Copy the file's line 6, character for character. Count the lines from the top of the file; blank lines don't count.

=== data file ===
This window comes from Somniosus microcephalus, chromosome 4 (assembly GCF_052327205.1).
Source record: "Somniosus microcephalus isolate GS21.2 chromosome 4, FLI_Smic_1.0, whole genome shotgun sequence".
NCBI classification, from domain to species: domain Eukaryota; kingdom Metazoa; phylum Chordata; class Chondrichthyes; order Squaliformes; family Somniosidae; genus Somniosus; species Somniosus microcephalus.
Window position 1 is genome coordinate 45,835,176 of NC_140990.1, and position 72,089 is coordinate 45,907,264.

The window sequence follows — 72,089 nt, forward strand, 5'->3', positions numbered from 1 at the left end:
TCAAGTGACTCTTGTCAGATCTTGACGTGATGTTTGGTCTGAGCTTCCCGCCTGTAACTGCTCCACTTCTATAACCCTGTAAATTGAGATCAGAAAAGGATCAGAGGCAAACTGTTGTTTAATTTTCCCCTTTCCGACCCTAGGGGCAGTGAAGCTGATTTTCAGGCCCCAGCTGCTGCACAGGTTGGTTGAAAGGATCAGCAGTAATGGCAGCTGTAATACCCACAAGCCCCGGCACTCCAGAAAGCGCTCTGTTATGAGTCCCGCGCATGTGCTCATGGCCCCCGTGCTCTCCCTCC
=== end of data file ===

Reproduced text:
TCAAGTGACTCTTGTCAGATCTTGACGTGATGTTTGGTCTGAGCTTCCCGCCTGTAACTGCTCCACTTCTATAACCCTGTAAATTGAGATCAGAAAAGGATCAGAGGCAAACTGTTGTTTAATTTTCCCCTTTCCGACCCTAGGGGCAGTGAAGCTGATTTTCAGGCCCCAGCTGCTGCACAGGTTGGTTGAAAGGATCAGCAGTAATGGCAGCTGTAATACCCACAAGCCCCGGCACTCCAGAAAGCGCTCTGTTATGAGTCCCGCGCATGTGCTCATGGCCCCCGTGCTCTCCCTCC